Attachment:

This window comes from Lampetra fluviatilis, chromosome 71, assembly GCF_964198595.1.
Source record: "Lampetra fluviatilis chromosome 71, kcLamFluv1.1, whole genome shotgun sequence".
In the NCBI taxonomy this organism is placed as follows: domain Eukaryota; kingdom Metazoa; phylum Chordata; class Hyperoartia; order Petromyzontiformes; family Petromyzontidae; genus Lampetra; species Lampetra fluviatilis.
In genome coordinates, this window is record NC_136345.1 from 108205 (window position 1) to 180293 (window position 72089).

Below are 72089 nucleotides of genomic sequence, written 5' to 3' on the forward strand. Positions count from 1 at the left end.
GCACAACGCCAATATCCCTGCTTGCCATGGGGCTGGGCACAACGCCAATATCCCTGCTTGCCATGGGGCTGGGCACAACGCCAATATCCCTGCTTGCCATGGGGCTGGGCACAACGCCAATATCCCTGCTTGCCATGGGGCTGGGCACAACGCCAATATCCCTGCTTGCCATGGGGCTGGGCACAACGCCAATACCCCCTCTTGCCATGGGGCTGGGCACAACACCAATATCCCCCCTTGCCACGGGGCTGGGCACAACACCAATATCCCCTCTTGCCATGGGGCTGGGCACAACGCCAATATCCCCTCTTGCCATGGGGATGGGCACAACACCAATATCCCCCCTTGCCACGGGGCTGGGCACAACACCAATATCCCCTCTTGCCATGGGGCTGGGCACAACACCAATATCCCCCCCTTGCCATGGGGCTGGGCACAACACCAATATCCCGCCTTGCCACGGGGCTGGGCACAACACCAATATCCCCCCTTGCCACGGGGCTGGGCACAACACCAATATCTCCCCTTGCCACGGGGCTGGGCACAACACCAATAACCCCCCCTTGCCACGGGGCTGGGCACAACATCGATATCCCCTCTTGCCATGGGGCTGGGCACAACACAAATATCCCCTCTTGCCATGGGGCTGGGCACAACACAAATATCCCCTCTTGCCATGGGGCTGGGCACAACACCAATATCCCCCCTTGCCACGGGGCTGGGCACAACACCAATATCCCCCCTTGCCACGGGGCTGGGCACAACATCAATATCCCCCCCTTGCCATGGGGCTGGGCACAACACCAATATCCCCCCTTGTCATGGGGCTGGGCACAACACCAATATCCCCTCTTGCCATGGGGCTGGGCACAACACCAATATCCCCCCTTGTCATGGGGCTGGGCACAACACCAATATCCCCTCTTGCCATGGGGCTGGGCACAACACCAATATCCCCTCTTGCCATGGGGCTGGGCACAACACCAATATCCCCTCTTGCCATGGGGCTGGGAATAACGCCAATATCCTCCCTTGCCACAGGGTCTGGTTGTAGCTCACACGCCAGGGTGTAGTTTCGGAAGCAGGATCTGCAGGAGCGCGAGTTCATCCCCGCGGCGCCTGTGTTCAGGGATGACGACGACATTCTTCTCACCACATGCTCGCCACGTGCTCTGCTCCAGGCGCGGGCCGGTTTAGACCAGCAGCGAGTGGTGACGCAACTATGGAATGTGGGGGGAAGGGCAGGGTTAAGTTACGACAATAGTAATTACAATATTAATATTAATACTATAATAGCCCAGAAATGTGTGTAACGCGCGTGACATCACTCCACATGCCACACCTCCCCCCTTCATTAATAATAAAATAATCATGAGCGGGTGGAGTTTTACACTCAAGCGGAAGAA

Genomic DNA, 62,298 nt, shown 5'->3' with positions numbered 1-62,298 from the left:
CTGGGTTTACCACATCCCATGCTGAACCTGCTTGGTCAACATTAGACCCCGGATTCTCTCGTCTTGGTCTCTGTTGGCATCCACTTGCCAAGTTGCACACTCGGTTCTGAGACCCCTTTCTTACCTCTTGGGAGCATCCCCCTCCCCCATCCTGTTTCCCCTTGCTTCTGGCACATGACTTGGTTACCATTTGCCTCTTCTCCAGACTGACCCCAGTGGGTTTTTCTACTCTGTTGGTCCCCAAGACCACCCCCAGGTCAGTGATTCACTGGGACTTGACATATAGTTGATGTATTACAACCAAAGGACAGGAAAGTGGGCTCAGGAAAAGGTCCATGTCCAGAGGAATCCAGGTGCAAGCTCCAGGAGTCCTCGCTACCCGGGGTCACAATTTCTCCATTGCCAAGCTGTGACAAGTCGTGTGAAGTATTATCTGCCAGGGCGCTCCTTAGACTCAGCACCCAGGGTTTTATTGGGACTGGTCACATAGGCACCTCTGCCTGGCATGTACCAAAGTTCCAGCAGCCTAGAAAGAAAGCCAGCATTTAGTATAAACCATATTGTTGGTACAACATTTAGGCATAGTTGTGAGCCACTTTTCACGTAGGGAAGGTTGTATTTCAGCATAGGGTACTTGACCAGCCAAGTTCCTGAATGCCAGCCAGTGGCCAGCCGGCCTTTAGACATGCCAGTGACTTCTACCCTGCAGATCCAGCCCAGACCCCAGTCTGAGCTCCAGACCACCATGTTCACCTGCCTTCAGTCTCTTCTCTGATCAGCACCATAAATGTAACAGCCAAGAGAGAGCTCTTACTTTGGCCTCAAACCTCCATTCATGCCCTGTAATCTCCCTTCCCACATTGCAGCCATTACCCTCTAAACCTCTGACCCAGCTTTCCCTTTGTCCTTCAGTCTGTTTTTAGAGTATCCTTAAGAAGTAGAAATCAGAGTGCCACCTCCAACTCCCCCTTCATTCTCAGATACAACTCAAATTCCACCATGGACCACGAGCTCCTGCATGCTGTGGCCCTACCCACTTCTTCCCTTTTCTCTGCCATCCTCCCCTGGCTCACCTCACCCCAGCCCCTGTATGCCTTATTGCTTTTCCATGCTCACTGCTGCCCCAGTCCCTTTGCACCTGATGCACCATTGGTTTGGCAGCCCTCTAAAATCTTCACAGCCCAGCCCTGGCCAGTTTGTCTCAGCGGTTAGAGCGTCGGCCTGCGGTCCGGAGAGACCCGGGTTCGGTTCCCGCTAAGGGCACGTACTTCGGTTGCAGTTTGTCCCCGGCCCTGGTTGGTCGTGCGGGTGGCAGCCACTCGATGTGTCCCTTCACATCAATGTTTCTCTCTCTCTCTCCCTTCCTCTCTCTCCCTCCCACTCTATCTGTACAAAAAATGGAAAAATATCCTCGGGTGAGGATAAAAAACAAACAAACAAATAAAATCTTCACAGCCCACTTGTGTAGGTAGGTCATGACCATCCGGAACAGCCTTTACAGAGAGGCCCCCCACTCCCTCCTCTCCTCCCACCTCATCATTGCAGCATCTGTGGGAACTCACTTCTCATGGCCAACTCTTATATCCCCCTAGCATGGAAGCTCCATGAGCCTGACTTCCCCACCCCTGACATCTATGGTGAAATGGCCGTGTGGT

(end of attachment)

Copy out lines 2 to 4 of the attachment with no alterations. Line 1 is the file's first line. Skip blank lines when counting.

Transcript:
Source record: "Lampetra fluviatilis chromosome 71, kcLamFluv1.1, whole genome shotgun sequence".
In the NCBI taxonomy this organism is placed as follows: domain Eukaryota; kingdom Metazoa; phylum Chordata; class Hyperoartia; order Petromyzontiformes; family Petromyzontidae; genus Lampetra; species Lampetra fluviatilis.
In genome coordinates, this window is record NC_136345.1 from 108205 (window position 1) to 180293 (window position 72089).